Written by: Adam Vaughn | March 11th, 2021
Long Live Rock: Celebrate the Chaos (Jonathan McHugh, 2019) 2½ out of 4 stars.
Director Jonathan McHugh directs his first documentary with Long Live Rock: Celebrate the Chaos, the story of hard rock in today’s society, the stereotypes and cultural norms behind the music and its fans, and some of the major struggles and societal barriers that come with being a hard-rock musician. The film covers various rock bands from the 21st century (Avenged Sevenfold, Rob Zombie, Slipknot, etc.) and interviews a vast number of both key members of the industry and diehard rock fans. The result is an in depth look at today’s rock from the inside out, and that’s about all we get.
While Long Live Rock doesn’t necessarily have a tremendous amount of flaws as a documentary, the film has no specific artistic ambition from start to finish. For most of its duration, the film gives off the sense of glorifying rock as a music genre that “is not dead.” While this concept is interesting and impactful at first – the concept that rock has stood the ultimate test of time as other genres of music start to take over the music industry – the film harps on this concept multiple times, until it loses its savor. By the end, not much is truly said on a grander scale, and the viewer is left with the same ideas as when s/he first began the film.
All the same, Long Live Rock offers a tremendous amount of insight into the rock genre, and its strongest suit is the various interviews, ranging from borderline-nostalgic ones from key members of famous rock bands to others with unique members of the rock-fan culture (the woman in the wheelchair being one of the most memorable moments). Briefly, and somewhat abruptly, Long Live Rock delves into commenting on the effect that drug abuse has played in the industry, and I very much appreciated the emotional depth that this plot point added to the story.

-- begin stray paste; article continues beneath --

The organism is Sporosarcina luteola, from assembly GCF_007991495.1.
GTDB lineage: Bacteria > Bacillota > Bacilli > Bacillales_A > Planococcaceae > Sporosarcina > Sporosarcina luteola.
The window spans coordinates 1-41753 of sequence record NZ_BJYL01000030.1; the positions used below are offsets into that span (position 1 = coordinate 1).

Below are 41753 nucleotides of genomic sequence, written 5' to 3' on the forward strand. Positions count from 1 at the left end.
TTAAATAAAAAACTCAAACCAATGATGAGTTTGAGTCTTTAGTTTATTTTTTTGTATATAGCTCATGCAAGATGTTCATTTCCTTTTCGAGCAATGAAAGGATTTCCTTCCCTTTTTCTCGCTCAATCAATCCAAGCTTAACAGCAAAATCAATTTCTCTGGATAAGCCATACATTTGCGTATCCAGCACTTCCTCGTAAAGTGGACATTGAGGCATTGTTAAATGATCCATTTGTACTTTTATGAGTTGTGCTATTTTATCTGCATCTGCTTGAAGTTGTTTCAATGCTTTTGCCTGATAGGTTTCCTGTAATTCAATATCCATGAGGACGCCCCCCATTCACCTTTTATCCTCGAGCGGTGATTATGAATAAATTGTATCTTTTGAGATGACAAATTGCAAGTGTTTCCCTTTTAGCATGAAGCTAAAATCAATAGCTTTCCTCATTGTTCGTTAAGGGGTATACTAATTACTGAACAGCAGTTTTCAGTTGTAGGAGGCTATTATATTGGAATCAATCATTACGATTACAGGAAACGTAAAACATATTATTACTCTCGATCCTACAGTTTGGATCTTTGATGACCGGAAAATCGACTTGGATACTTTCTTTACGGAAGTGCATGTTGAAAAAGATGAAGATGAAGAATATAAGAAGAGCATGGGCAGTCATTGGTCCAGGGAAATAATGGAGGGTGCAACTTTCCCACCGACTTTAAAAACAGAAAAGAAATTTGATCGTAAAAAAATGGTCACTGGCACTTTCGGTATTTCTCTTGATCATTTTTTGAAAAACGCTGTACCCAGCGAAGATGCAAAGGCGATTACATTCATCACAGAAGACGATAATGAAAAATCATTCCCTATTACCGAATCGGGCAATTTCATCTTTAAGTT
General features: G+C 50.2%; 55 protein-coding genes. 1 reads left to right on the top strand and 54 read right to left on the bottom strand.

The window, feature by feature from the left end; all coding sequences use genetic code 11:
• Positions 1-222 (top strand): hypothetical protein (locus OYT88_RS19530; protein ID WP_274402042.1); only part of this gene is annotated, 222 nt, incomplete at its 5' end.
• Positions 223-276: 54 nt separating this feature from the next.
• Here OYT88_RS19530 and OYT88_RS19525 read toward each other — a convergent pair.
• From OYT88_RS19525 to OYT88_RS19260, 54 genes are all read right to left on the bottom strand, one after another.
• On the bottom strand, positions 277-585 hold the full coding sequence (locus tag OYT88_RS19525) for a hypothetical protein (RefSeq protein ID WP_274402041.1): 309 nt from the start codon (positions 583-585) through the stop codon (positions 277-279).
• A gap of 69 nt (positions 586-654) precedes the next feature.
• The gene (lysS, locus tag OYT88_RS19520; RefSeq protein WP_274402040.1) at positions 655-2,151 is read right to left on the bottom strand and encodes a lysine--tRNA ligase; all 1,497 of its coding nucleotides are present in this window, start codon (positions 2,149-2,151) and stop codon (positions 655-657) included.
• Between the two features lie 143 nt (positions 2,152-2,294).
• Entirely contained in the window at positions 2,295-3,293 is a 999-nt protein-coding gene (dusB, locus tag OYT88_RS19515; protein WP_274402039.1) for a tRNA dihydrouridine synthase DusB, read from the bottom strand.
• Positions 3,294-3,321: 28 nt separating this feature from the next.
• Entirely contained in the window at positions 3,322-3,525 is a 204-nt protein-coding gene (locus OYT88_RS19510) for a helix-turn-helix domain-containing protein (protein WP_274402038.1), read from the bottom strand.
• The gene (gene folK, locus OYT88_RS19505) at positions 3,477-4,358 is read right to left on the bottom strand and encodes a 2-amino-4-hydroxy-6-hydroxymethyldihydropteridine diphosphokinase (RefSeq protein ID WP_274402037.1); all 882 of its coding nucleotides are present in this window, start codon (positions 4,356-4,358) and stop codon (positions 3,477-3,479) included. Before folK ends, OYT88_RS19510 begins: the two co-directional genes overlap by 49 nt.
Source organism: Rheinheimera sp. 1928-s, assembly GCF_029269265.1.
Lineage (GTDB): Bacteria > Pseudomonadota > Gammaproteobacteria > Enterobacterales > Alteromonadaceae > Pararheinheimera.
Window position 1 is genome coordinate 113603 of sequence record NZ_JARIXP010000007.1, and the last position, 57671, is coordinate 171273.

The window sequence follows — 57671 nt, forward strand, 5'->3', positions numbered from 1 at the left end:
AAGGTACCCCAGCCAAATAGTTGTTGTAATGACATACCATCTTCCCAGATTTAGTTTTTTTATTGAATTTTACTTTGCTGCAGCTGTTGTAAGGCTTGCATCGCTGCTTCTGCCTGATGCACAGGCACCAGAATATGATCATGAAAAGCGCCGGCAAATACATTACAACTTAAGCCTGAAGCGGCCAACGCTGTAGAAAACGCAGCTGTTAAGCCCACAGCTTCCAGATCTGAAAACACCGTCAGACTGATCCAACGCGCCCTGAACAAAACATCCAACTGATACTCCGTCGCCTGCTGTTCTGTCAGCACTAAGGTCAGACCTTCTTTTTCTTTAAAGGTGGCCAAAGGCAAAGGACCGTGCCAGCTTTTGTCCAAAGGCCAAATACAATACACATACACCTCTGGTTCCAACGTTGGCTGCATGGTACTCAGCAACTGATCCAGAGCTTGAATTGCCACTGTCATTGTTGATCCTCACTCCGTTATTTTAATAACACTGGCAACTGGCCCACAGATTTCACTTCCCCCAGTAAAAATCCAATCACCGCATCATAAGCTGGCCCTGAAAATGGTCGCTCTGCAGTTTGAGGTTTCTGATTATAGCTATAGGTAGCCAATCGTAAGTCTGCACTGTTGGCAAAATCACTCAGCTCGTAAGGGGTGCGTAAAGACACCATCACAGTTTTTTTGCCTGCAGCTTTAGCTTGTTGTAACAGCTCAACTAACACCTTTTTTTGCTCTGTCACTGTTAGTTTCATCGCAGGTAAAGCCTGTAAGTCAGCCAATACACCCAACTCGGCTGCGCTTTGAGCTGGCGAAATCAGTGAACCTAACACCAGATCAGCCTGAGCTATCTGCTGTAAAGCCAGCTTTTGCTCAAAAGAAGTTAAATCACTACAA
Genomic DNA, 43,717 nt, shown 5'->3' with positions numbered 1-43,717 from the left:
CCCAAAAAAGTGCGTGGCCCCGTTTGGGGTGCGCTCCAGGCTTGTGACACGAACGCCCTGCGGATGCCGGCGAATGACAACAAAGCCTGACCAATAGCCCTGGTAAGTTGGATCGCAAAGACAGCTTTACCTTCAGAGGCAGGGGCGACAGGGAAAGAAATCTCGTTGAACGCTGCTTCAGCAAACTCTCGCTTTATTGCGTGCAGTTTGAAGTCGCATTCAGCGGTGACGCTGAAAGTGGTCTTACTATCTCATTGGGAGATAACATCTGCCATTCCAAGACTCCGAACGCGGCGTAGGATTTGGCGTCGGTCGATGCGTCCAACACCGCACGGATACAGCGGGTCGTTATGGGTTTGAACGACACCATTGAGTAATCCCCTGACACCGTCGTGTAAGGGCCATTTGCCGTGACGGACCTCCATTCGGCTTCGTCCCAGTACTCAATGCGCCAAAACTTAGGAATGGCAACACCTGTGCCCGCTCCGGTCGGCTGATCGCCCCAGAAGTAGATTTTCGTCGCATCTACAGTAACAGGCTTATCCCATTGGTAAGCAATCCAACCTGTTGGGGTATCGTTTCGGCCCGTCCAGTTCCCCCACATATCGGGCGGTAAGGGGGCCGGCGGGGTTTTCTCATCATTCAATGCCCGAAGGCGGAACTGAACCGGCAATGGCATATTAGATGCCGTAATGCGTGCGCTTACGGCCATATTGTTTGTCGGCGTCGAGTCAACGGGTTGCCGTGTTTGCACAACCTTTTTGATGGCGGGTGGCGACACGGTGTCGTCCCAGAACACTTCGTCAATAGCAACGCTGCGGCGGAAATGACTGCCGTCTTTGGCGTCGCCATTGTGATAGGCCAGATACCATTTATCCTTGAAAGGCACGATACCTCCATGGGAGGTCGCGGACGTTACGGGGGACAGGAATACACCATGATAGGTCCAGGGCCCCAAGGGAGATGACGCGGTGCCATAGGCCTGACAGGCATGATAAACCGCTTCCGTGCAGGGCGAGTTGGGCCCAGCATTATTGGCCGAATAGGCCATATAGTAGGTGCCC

While there are several reasons to admire Long Live Rock, the overall experience feels more like it’s meant to be a promotional video for rock-music lovers. By the end, while the viewer certainly has a better understanding of the modern rock industry, they aren’t left with much of a connection to the film’s story, with just small splashes of implicit moral meaning. I won’t discredit the documentary’s ability to bring us into the world of 21st-century rock lovers, but by the end it feels as if you’ve come full circle without any new thoughts or ideas. Possibly broken down into an episodic format, this concept could become something remarkable, but not at an hour-and-a-half.